As the name suggests, laissez-faire leadership refers to a leader’s non-directive management of his team. In this case, the most important decisions are made by the employees, without actually being under the control of a boss or manager. The leader intervenes as little as possible in the work process and is content to delegate as many tasks as possible to the members of his group.
By stimulating and motivating company staff in this way, laissez-faire leadership can mislead someone who lacks experience, as they must work primarily with complete autonomy.
Unlike laissez-faire (letting go) leadership, autocratic leadership relies on the leader, particularly the direction of his team. In this situation, the latter even has all the powers and makes all the decisions, perfectly unilaterally and without consulting the members of his group. Therefore, employees must necessarily follow their manager, even when they disagree with him.
Of course, this type of leadership is the opposite of issues related to well-being in the company, since the staff is not considered competent, but only as executives. Therefore, some members may develop significant stress in the face of such a leader, not to mention burnouts, which are innumerable. However, in times of crisis that require quick decision-making, this leadership model can be effective.
In total opposition to autocratic leadership, democratic leadership is a participatory management model, particularly appreciated by team members. In this case, the collaborative aspect of work and decision-making is prioritized, since all employees participate in the process. On the leader’s side, priority is given to communication and exchanges between employees, in order to take into account opinions and needs.
Obviously, this leadership is often acclaimed by company staff, especially because it helps improve their motivation and commitment. However, when disagreements arise, problem resolution can make it difficult to achieve the stated goals.
Transactional leadership is still a very different management model since it is based on an exchange between the leader and the members of his team. Most of the time it is about money, as with the implementation of bonuses, which encourage employees to commit to their work and achieve the objectives set from the beginning. Essentially results-oriented, this leadership style has the advantage of providing an obvious and structured framework for the members of the team.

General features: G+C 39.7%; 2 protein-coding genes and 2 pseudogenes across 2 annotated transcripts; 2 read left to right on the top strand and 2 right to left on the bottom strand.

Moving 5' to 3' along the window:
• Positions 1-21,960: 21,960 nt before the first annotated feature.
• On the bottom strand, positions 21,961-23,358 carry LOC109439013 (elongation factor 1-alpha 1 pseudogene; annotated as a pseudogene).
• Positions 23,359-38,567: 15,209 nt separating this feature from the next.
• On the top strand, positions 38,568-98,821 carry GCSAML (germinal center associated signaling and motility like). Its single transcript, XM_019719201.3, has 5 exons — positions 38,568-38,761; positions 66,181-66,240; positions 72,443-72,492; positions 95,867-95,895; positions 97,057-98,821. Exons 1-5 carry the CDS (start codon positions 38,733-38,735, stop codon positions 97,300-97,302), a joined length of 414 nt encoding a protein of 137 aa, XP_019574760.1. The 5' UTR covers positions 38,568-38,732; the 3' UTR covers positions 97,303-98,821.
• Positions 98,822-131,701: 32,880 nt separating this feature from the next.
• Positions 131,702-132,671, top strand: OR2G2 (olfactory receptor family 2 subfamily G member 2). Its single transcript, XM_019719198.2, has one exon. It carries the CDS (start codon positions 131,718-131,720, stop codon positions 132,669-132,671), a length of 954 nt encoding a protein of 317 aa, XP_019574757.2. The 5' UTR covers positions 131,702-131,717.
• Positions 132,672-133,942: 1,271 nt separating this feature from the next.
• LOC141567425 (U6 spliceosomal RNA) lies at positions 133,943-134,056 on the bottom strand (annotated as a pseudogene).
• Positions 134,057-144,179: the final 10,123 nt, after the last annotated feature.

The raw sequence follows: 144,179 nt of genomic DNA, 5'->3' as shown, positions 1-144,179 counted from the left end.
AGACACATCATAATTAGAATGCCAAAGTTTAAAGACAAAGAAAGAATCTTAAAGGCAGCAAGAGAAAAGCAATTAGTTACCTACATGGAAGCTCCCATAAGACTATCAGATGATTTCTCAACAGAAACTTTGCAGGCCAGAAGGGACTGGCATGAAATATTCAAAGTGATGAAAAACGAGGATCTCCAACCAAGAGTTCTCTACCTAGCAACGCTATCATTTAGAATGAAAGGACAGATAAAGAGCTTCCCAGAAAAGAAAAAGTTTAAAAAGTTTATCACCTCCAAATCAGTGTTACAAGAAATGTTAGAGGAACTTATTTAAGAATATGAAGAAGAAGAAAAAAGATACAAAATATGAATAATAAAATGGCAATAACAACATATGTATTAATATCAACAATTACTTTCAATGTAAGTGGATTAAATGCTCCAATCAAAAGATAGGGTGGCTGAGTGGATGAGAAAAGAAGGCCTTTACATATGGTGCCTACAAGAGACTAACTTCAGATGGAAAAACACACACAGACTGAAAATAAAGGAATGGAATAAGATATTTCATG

However, commitment to the company is only superficial and the slightest problem can disturb the proper functioning of relationships. Likewise, it is a vision that does not adapt to the constant changes in the business world.
Transformational leadership is a fairly recent model of the relationship between a leader and his or her employees, although it looks particularly promising. In this type of management, the leader of a team uses his ability to communicate with the latter to convey his vision and values. In this way, you help influence the abilities of your group members, but also your own vision, which quickly joins that of your leader.
A little more complex than in the other types of leadership discussed so far, the transformational leader must follow some essential criteria from the point of view of the collaborators:
- Create an inspiring vision of the future;
- Naturally, motivate your team members;
- Manage the achievement of your vision with the support of the team;
- Supervise employees and promote their individual development within the group.
To implement transformational leadership, the leader must have a strong personality, otherwise, he will not be able to meet the perceptions and expectations of his team. Therefore, the impact of the chef on the staff is essential, whether it is to earn their trust, their respect, or even their admiration.
Keep in mind that this type of leadership is based exclusively on sharing common values and ideas, which can cause problems when one person in the group differs from the other members.